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Chris Webb: 'Jeep Invaders' are driving a love for both their community and for giving back

A service-oriented Jeep Wrangler and Gladiator club is taking over the streets of Cleveland.

CLEVELAND — What happens when you combine a shared love of tricked-out Jeeps and a desire to give back? Well, those interests come together here in Cleveland in a very unique club called the "Jeep Invaders."

"It almost makes me emotional because it's almost a sense of rescue," club president Eric Payne said.  "They see all the Jeeps coming in to help and you see devotion on people's face and they see what we're doing, it's priceless."

The Jeep Invaders are a community organization that rides with a purpose. If you ever see a row of colorful custom jeeps in your area, you can rest assured that something good is happening.

Payne says there's no limits to how the Invaders can help.

"We've done birthday parties, we have done [fundraising for] a women's shelter, men's shelter, we could pass out gloves, and hats, give away turkeys...gift cards," he said.

"I mean anything the community needs, the Jeep Invaders tries to meet that service," board member Colin Jackson added.

Founded in 2019, the Jeep Invaders have quickly become a mainstay in community outreach, and this recent year has taken their service for the city to the next level. We found them on a recent Saturday passing out hand sanitizer and mask-decorating kits for kids on Miles Road.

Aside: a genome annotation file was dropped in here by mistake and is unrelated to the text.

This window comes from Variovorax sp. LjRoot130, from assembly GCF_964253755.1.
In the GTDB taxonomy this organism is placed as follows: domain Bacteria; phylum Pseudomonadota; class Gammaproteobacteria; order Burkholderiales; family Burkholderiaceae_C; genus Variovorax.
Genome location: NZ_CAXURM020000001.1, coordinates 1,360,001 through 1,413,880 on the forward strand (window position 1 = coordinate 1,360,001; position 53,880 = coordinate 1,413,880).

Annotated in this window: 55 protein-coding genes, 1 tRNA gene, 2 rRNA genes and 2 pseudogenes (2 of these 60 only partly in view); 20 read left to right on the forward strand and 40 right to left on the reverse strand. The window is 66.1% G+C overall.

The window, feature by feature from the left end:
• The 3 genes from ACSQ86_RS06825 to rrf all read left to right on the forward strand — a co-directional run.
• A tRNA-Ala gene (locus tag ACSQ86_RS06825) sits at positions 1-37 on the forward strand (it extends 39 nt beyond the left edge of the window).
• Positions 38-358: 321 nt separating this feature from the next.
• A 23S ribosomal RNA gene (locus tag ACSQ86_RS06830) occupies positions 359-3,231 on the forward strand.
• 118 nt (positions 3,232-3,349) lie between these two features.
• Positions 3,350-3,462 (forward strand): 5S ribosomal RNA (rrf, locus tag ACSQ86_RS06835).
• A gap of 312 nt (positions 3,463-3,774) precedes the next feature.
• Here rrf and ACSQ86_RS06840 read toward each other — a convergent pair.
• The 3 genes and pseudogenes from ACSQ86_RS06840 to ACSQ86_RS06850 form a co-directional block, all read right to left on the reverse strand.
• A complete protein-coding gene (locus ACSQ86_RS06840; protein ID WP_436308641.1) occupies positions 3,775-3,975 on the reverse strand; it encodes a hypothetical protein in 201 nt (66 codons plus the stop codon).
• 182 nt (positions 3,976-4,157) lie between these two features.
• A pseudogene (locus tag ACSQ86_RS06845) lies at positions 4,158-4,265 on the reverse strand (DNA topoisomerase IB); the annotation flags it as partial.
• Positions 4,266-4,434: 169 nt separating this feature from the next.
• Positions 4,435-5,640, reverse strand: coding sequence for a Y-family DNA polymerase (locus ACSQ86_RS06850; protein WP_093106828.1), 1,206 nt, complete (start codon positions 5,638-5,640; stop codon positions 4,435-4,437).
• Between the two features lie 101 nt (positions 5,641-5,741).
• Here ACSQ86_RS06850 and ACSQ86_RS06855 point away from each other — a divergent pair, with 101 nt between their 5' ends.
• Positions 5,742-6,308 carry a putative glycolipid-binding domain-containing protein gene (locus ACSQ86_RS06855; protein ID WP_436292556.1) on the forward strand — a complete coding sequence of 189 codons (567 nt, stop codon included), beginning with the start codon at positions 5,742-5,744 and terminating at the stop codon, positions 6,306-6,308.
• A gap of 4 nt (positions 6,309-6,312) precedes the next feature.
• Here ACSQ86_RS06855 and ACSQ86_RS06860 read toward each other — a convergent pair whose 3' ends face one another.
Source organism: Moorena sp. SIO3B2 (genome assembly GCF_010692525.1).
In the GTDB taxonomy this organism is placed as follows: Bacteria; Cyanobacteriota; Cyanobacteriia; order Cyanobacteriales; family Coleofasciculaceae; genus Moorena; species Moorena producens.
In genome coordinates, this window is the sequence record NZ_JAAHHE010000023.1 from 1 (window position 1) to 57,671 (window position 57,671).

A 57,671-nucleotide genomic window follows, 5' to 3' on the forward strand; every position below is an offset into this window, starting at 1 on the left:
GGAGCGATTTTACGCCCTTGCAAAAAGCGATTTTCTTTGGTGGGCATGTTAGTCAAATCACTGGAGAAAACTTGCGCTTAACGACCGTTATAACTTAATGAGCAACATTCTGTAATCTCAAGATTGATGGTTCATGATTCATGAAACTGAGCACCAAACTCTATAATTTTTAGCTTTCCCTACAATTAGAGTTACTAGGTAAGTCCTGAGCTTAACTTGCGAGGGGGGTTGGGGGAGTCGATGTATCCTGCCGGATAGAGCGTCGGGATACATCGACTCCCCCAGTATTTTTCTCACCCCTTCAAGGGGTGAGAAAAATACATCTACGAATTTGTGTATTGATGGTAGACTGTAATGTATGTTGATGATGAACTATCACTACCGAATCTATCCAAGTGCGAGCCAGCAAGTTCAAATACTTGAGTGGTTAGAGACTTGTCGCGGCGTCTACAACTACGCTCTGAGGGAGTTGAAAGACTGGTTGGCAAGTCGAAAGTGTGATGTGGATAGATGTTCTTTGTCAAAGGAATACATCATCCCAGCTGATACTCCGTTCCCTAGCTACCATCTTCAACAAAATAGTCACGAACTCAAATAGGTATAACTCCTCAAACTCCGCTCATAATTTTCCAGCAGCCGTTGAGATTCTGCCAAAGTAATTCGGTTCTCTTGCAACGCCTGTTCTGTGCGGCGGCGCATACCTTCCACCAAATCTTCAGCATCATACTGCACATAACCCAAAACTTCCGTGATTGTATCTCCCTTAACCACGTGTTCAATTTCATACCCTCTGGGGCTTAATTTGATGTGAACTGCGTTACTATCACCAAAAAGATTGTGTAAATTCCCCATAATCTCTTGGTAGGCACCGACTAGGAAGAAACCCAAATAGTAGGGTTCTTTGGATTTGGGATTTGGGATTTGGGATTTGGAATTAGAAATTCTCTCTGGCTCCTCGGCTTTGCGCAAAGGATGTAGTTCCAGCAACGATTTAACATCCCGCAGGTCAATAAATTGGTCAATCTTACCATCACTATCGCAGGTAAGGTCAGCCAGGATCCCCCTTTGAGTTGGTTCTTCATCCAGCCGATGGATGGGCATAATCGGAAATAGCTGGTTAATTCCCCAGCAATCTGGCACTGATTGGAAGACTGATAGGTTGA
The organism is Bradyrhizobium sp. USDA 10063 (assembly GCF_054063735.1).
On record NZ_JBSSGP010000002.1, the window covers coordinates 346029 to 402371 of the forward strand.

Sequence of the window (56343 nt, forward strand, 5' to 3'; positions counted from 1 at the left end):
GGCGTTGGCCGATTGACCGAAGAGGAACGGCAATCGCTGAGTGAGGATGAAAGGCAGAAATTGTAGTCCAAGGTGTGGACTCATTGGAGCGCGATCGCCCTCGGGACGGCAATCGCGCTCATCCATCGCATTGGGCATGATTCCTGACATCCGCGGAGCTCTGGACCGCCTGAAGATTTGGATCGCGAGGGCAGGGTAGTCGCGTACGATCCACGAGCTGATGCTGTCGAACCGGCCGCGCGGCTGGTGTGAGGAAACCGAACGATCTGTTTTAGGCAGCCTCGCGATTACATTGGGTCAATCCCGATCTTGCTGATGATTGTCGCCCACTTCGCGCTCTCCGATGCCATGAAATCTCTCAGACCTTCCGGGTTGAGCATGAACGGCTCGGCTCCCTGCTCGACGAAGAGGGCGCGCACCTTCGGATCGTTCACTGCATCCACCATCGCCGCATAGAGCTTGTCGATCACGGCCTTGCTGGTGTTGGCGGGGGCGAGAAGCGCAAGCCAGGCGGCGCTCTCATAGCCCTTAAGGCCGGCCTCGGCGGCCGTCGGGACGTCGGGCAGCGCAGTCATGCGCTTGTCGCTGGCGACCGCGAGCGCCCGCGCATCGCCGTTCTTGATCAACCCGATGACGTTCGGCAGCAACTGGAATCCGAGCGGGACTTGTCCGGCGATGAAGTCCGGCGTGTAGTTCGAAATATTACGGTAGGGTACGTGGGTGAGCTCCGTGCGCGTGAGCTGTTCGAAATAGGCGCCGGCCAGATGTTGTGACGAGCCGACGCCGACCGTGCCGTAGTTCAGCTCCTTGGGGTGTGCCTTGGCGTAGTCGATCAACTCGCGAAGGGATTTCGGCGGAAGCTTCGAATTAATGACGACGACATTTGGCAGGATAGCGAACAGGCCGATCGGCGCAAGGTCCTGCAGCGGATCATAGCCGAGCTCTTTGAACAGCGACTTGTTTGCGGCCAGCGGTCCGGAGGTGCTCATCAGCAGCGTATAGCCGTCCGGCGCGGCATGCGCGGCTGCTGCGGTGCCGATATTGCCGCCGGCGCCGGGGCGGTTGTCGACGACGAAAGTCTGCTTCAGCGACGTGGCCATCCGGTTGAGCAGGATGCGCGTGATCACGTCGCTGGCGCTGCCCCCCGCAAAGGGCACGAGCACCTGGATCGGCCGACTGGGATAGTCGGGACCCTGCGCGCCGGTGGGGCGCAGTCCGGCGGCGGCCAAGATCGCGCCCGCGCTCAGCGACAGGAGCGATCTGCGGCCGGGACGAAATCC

"During the pandemic, we all have to be so socially distant," Jackson said. "We can't gather together and celebrate, so when you get an invasion from The Jeep Invaders of 15 Jeeps riding down your street, whether you're a 75-year-old grandmother or a five-year-old, one event at a time, we're bringing a smile to everybody."

With partnerships now happening with the Cleveland Browns, the Urban League, Ariane Kirkpatrick, Soup for the Soul and other organizations, the Jeep Invaders are truly on their way to invade Northeast Ohio. But whether through a big event or a small one, Jackson says they remain committed to their community and to one another.

"My hope is that we are able to continue to do that and build that and, more importantly, that we can bring more people along with us for this invasion, because we can't serve the community without community helping us do this."